We had the most amazing storm a few days ago. I love thunderstorms; they are so dramatic and fascinating and majestic--that is, if I am watching the whole thing from my safe little house. Being out in the storm, however, would be a different story entirely. Blinding rain, getting drenched to the bone and possibly hit by lightening? Nope, not my idea of a good time. It just feels so divinely cozy to sit in my house and watch the world get so crazy and wet outside.
But as I was watching this fabulous storm it occured to me that what goes on in our minds every day is very often storm-like. Think about it. Our thoughts dart about like lightening bolts, hitting sensitive spots, causing emotional damage sometimes; there is a rain-like deluge of thoughts every waking moment. Storms are products of the environment. Our thoughts are also products of our own personal environment, our history, what Aunt Edna told us when we were five which imprinted itself even though we no longer remember the conversation on a conscious level. What if all those constant thoughts were not really coming from your true self but from programming? There are clues to the unreliability of your own thoughts. If you are like me you have conflicting thoughts. I'm great! I stink! I am so talented. I'm such a failure! Life is great. Life sucks. I'm good. I'm bad. You get the drift. The mutual exclusivity of these thoughts is your first clue that they are unreliable at best. All the more imperative, then, to find a place within our minds where we are safe. Ah, yes, I know-- easier said than done.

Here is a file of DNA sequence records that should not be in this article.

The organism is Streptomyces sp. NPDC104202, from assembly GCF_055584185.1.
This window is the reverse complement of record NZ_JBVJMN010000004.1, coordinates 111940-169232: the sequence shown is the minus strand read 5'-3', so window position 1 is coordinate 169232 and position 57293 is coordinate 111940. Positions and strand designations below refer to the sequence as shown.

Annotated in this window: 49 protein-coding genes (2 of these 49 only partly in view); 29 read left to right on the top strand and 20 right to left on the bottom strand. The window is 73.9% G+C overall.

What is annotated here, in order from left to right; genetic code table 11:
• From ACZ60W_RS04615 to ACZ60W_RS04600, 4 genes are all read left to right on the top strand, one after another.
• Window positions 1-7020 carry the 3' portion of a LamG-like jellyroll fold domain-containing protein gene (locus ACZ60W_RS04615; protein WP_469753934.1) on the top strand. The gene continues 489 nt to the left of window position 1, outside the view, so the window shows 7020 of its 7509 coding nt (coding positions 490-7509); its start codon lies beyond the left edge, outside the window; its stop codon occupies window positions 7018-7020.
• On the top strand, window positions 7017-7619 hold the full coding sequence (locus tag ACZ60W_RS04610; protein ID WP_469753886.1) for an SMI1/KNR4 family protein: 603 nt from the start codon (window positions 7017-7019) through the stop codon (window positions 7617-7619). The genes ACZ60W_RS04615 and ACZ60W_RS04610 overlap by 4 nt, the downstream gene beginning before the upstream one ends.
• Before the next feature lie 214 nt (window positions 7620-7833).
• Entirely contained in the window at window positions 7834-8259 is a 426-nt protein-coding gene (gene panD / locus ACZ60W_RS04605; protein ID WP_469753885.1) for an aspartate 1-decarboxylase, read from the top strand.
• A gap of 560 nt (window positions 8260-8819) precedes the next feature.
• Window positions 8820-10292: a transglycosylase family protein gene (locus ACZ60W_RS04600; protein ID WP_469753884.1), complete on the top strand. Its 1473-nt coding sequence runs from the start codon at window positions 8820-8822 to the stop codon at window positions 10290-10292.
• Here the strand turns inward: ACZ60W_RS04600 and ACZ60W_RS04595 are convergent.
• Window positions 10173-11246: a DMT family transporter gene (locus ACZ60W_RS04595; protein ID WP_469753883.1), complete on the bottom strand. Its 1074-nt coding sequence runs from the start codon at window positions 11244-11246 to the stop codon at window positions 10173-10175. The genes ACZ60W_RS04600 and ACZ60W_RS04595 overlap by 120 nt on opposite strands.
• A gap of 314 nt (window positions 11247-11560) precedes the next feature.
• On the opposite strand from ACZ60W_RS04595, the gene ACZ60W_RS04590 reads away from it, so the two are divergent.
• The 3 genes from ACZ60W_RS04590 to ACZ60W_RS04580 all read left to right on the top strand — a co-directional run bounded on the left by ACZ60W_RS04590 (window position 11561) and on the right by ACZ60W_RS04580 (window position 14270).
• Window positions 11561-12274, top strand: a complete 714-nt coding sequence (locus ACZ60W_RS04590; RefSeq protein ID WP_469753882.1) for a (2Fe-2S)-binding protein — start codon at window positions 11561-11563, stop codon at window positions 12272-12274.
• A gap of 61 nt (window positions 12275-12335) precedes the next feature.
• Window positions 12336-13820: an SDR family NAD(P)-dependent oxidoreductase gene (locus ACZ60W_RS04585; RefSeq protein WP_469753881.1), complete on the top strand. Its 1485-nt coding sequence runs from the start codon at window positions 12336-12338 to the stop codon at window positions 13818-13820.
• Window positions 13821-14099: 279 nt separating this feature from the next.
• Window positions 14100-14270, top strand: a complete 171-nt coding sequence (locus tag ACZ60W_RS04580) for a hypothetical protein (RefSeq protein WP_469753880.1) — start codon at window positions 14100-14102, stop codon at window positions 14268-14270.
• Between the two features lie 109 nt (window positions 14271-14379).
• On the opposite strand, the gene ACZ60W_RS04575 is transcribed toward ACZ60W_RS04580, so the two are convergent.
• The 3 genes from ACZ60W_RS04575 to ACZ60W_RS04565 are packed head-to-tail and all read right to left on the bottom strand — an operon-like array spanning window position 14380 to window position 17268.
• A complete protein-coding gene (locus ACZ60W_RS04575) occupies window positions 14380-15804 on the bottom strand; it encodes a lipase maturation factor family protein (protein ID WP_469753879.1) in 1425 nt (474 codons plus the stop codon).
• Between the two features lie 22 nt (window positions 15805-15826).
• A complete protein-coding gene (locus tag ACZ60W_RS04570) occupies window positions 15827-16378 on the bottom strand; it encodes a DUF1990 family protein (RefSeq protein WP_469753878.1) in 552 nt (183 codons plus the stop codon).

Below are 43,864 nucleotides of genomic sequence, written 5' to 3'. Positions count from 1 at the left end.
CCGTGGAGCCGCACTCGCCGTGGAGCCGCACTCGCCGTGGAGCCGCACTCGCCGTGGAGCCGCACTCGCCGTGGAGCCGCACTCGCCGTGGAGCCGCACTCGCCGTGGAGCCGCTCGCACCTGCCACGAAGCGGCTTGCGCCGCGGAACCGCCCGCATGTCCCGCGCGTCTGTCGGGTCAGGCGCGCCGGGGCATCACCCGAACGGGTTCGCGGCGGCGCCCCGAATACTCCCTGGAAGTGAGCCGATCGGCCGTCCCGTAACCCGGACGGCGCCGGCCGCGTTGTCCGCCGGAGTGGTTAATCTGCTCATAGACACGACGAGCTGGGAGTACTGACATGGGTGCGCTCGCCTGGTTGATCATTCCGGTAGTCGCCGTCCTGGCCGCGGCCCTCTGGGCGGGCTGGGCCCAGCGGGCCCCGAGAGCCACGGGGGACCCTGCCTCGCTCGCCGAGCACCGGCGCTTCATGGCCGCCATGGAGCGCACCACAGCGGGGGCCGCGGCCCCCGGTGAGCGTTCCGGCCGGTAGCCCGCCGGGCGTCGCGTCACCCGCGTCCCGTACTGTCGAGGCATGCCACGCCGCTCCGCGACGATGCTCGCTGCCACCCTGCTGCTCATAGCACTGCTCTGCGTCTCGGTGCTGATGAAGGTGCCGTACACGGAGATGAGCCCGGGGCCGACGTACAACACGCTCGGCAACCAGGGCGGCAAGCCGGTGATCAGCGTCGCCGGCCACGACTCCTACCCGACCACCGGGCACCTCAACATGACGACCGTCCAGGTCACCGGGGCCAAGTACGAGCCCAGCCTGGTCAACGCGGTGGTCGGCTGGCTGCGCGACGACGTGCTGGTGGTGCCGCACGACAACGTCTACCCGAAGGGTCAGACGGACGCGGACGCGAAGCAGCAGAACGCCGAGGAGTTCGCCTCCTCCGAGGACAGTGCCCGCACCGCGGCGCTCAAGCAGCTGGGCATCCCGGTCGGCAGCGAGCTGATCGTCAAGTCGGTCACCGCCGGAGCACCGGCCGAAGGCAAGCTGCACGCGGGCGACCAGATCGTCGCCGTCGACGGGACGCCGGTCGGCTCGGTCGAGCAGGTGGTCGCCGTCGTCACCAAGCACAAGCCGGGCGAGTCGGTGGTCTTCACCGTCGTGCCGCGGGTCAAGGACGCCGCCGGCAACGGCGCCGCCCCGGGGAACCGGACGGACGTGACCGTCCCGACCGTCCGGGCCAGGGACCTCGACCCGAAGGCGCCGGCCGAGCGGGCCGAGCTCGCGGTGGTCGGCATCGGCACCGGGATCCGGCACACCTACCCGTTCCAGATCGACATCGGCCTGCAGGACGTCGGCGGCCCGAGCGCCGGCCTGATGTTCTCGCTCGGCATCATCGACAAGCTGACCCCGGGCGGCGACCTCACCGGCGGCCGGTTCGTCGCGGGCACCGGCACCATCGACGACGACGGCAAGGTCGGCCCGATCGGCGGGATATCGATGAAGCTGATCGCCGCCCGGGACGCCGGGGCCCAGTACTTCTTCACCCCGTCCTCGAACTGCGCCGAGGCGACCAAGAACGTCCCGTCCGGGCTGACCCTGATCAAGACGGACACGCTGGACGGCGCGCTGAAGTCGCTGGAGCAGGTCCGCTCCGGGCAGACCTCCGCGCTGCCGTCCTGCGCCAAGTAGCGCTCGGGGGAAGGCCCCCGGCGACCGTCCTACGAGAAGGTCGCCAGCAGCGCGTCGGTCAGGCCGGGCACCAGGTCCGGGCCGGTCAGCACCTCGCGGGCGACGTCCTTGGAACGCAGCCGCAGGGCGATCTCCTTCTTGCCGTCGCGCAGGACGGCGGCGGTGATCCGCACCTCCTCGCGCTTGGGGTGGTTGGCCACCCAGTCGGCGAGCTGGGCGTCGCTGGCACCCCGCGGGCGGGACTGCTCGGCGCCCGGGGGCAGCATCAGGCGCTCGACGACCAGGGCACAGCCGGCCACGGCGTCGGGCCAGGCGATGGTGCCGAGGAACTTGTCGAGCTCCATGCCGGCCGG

I have maintained a meditation practice now for almost 20 years . In times of turmoil, pain and confusion it has always helped me get through. As an everyday practice, it enhances life remarkably. There is a joy, an acceptance, a calmness it induces that nothing else, in my experience, can. There is a safe place within our minds; I have been there (and back here to tell the tale!). That place is recognizable by its lack of thought, by its wisdom, peace, grace and love-- palpable, yet wordless. Even though meditating feels rather strange at first, it does eventually start to become second nature, what you turn to regularly for guidance and support-- your safe harbor from the storm which enables you to watch what goes on in your mind with detached fascination and amusement rather than identifying with it too closely.